61 Days of Halloween: Sisters (1973)

Introduction

For an introduction to the concept of 61 Days of Halloween, and a list of previously featured titles, please go here.

Sisters (1973)

One of the good things about going off a list, at least in part, to decide on viewing options is that it allows for more occasions for you to be a blank slate. A lot of the selections I’m seeing for this year are from Stephen King’s list of the best horror films from 1950-1980 that he included in his book Danse Macabre. I have replicated the list on my Letterboxd page (check it out!).

When I received Sisters from Netflix I knew it was De Palma and before Carrie and that’s all I could remember. Thankfully, the synopsis on the disc mailer didn’t give too much away.

On a personal note this may be my favorite film I’ve seen that set mostly on Staten Island. I had no idea that was coming and how it’s introduced is great: Danielle (Margot Kidder) is a Quebecois model/actress, and after a gig her and Philip (Lisle Wilson) have dinner and have it cut short by her ex (Emile Breton). Philip offers to take her home. She tells him she lives on Staten Island, and it goes something like this:
“Staten Island?” he says.
“Yes, Staten Island is part of New York isn’t it?”
Philip, smiling, says: “I guess it is.”

I was born in Manhattan, but I spent most of my formative years on Staten Island, and that statement in a nutshell is the conundrum of being from there; that whole “We’re New York too, dammit” subtext. A short exchange of dialogue encapsulates it on both sides.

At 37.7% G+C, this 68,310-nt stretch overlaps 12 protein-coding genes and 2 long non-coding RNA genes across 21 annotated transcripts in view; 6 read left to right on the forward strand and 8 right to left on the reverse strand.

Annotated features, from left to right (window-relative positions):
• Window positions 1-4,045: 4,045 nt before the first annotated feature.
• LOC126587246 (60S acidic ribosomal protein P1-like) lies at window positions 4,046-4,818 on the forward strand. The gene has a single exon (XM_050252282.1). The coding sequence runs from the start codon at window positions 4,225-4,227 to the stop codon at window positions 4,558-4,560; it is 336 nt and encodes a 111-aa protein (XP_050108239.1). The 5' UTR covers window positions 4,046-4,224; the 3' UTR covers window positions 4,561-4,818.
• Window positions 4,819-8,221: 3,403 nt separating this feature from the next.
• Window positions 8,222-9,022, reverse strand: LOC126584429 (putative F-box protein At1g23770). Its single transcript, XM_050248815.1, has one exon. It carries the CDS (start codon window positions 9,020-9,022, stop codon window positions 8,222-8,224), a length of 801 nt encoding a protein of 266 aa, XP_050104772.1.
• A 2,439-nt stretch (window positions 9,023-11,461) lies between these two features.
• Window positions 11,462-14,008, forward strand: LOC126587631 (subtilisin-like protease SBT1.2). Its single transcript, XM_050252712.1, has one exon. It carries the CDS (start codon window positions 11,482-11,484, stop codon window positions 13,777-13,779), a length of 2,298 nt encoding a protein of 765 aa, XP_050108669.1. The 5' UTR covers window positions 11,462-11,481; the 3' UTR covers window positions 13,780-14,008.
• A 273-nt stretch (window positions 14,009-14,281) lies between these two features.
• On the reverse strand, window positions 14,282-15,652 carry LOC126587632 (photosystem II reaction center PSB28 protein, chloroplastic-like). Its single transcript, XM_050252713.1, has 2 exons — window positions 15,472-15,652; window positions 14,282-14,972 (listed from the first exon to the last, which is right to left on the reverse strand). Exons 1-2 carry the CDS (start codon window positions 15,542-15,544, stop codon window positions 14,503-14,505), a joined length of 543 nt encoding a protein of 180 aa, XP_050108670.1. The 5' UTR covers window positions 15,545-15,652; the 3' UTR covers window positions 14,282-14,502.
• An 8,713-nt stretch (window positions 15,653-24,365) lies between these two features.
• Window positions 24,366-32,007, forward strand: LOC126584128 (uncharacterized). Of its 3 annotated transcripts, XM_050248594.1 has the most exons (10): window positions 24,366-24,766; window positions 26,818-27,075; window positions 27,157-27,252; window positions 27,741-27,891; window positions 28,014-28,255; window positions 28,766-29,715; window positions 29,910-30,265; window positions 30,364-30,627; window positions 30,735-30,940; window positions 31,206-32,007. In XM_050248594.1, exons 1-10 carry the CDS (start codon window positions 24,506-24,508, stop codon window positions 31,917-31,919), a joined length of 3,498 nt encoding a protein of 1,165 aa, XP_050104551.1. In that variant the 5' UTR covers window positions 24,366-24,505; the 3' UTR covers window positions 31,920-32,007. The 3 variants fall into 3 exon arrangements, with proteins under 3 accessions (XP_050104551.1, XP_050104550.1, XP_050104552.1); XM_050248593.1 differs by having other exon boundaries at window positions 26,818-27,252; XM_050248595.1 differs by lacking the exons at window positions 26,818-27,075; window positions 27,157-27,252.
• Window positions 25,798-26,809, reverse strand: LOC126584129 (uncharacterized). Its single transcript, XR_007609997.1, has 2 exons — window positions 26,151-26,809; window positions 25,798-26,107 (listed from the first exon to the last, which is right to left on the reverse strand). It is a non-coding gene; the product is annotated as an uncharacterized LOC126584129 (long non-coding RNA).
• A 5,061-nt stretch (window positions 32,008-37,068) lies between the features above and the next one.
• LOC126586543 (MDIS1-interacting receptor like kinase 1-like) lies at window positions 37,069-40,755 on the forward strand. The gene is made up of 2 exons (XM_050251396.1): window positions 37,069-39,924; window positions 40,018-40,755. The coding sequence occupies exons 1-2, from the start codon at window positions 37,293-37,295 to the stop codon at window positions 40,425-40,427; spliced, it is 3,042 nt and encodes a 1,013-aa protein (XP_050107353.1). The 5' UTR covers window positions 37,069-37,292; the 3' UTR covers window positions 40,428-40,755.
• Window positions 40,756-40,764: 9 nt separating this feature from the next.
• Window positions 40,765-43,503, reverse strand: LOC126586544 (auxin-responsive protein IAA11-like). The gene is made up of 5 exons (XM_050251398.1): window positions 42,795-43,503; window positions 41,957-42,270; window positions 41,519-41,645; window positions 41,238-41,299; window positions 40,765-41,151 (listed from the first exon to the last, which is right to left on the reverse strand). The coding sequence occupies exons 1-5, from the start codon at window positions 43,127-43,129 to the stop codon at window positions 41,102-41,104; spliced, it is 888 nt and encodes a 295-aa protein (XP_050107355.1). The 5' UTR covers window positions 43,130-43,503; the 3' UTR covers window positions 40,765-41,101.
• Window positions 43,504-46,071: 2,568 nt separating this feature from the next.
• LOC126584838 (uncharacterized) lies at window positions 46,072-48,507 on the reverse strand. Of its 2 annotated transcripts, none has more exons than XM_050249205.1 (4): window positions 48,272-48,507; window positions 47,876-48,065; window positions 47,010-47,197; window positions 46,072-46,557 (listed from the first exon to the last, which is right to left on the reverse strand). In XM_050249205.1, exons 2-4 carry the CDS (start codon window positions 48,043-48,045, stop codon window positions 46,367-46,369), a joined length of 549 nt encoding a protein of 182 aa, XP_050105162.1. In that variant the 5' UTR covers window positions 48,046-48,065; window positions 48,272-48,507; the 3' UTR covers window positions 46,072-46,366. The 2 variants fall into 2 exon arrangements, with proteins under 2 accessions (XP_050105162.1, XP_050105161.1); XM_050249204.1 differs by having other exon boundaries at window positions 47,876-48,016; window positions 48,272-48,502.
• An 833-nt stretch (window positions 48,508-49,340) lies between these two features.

Personal baggage aside, Sisters is a great little gem. I use that term because it starts with a fairly small series of events one after another that slowly turn in to a much bigger plot than was intimated at first. The simple Hitchcockian mystery element gets more byzantine as it progresses; even throwing some last second misdirection, making certain things even weirder than they are.

The first suspenseful passage features, yet another recently-viewed example of, a great use of split-screens. It’s a film that’s tied up in the psychology of its characters, their relationship to one another and secrets buried in the past.

In a certain way there were also parts of it that reminded me of Cronenberg as there were weird, significant things afoot with few characters noticing or being affected.

With scoring by the legendary Bernard Herrmann this film is quite the riveting pulse-pounder with a few jaw-dropping moments in store for those who do see it.

It’s An Honor Just To Be Nominated

Elizabeth Taylor and Roddy McDowall in Cleopatra (20th Century Fox)

“It’s a an honor just to be nominated” is a phrase that’s such a truism that it rings empty and hollow. In fact, you hardly hear it anymore, however, I do believe actors when they do say it. The fact is there are only so many Oscar nominations to go around such that many very, very talented people never even get so much as nominated. While some have one standout performance that grabs everyone’s attention. Below you will find a list that could be longer of some notable actors who never even were nominated for supporting or leading actor/actress prizes.

Pictured above is one of the more unfortunate cases: critics at the time and film historians agree that Roddy McDowall was a virtual lock for Best Supporting Actor in Cleopatra. However, a clerical error submitted him as a lead. Fox tried to rectify the mistake but the Academy wouldn’t allow it thus McDowall was not even nominated. An ad taken out by Fox apologizing for the oversight and commending McDowall’s performance was a poor consolation prize at best.

Best Non-Oscar Nominees

1. Christopher Lee
2. Bela Lugosi
3. Boris Karloff
4. Vincent Price
5. Edward G. Robinson
6. Mae West
7. Michael Keaton
8. Peter Lorre
9. Mel Gibson
10. Sonia Braga
11. Alan Rickman
12. Fernanda Torres
13. Roddy McDowall
14. John Barrymore
15. Joseph Cotten
16. Errol Flynn
17. Bob Hope
18. Lloyd Bridges
19. W.C. Fields
20. Lon Chaney, Jr.
21. Victor Mature
22. Conrad Veidt
23. Peter Cushing
24. Donald Sutherland
25. Eli Wallach
26. Robert Blake
27. Malcolm McDowell